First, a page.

Adverb or Adjective?

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When my third graders were first learning the parts of speech, some of them would mix-up adverbs and adjectives.  I found a great process that would move my students from definitions, through Bloom's Taxonomy, and towards application. Let me show you...

Step 1: Definitions

Remember, an adverb modifies verbs, adjectives, or other adverbs. An adjective modifies nouns or pronouns. As you well know, definitions can be hard to remember. Why not introduce your students to language arts jingles? (There is plenty of research on this subject, that you can read about here and here.) Below are two jingles to help you with adverbs and adjectives.

Adverb and Adjective Jingles.png

 

Step 2: Questioning Strategies

Next, move towards application with questioning strategies. By asking the right questions, students can identify the word as an adjective or an adverb.

If the word answers, “HOW? WHEN? WHERE?” it is an adverb.

If the word answers, “WHAT KIND? WHICH ONE? HOW MANY?" it is an adjective.

 

By using this two-step process, students can move from simple quoting of definitions to application of facts.

Do you want more language arts jingles? Check this out!

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Cindy Goeden

Cindy Goeden has enjoyed being involved with Shurley English for the last sixteen of her twenty-six years in the field of education.  Working with various levels of students in elementary, junior, and high schools, in both the private and public arenas, Cindy surely is thankful for the providential day that she was introduced to Shurley English, which changed forever her approach to Language Arts instruction. That has led to her current job of having the joy of sharing about Shurley with other educators.  Her love of learning has prodded her to earn over two hundred and twenty hours, which includes two bachelor degrees in education.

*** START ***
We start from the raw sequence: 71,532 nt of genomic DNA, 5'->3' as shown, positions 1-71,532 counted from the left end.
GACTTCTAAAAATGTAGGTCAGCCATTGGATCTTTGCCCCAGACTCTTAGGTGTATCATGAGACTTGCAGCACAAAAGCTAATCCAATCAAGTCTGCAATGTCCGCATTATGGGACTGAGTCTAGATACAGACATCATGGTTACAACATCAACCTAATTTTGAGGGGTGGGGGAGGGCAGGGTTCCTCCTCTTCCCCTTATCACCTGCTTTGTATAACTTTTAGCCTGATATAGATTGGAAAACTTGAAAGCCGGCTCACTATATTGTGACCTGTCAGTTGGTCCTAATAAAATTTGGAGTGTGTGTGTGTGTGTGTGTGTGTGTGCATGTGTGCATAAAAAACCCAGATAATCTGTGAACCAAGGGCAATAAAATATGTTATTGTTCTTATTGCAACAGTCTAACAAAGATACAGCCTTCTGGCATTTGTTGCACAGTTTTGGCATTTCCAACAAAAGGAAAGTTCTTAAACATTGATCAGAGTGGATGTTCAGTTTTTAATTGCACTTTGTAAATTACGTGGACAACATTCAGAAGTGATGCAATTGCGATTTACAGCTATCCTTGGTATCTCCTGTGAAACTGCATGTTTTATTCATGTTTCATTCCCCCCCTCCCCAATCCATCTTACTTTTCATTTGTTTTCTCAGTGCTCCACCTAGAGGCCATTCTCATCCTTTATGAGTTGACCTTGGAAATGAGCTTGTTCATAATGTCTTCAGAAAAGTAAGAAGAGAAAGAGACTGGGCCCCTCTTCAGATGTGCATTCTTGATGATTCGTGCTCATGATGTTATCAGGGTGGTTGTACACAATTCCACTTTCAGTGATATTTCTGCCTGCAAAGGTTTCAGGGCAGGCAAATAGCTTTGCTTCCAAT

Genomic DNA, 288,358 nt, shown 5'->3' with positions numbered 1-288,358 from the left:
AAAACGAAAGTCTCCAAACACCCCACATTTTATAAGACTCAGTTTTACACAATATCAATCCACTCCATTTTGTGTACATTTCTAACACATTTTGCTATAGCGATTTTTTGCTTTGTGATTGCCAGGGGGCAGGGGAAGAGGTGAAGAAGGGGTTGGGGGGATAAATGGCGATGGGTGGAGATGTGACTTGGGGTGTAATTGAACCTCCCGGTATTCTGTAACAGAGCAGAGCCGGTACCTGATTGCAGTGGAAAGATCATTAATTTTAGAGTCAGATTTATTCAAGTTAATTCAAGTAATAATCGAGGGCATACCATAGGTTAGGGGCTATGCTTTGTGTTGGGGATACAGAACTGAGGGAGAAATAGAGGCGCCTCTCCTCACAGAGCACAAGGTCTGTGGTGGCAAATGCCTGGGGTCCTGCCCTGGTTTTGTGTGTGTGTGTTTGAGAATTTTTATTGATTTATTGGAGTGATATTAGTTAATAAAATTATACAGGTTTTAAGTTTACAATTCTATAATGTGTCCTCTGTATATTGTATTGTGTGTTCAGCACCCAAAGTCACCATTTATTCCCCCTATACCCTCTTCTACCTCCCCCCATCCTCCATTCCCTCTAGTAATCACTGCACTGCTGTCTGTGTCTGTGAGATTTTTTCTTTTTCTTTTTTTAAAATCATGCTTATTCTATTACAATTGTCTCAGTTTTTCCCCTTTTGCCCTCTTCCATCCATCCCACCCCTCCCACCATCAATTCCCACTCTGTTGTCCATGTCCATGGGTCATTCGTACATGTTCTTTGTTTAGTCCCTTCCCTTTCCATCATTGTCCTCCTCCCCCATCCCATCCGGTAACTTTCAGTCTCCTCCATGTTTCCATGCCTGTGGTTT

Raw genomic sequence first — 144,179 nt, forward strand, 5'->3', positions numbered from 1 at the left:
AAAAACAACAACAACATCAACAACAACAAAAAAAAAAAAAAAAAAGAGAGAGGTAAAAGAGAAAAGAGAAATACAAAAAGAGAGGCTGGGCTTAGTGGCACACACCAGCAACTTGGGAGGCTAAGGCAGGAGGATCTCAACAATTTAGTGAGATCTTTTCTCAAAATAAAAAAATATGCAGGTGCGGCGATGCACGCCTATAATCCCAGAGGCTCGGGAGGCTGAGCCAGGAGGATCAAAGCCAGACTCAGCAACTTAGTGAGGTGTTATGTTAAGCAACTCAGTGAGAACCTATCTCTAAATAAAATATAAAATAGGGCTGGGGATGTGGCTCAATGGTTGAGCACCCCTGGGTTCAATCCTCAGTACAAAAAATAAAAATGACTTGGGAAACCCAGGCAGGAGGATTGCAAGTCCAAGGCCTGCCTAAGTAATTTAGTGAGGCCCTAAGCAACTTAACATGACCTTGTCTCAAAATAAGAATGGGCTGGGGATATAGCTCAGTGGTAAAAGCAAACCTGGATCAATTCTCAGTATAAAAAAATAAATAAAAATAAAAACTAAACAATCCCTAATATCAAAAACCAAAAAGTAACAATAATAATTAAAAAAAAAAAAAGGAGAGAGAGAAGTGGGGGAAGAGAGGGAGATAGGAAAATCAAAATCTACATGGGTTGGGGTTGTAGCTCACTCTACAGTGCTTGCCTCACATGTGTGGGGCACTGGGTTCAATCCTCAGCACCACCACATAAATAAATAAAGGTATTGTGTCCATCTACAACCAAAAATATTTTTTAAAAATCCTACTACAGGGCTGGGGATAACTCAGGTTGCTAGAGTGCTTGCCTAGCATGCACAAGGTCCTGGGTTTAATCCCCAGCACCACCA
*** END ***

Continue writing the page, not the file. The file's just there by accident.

Cindy currently lives with her husband, Donald, in Indianapolis, Indiana, where she enjoys puttering in her flowers, changing up her décor with the seasons, and occasionally getting out and traveling with Donald to either explore a new beach or view historic sights and gardens.

Analyzing Adverbs with Language Arts Jingles

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Do you have some primary students who still have difficulty identifying adverbs? Not to worry! Our Adverb Jingle helps students learn not only the definition of an adverb, but also the three initial questions to ask when finding adverbs: 

How?  When?  Where?

Adverb Jingle.png

(Don't have our ELA jingles? Here's where you can find them.)

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Have students work in small groups to make lists of adverbs, according to which adverb question they answer. This helps students understand the difference between the three adverb questions.

Here is how one teacher displayed the results of her students’ group work on a chart when they came together as a class to discuss the activity.

Remember, categorization is a great way to help the brain in retaining information as well as granting your students practice with analyzation of the idea. Happy writing! 

Comment /Source

Cindy Goeden

Cindy Goeden has enjoyed being involved with Shurley English for the last sixteen of her twenty-six years in the field of education.  Working with various levels of students in elementary, junior, and high schools, in both the private and public arenas, Cindy surely is thankful for the providential day that she was introduced to Shurley English, which changed forever her approach to Language Arts instruction. That has led to her current job of having the joy of sharing about Shurley with other educators.  Her love of learning has prodded her to earn over two hundred and twenty hours, which includes two bachelor degrees in education.

 

Cindy currently lives with her husband, Donald, in Indianapolis, Indiana, where she enjoys puttering in her flowers, changing up her décor with the seasons, and occasionally getting out and traveling with Donald to either explore a new beach or view historic sights and gardens.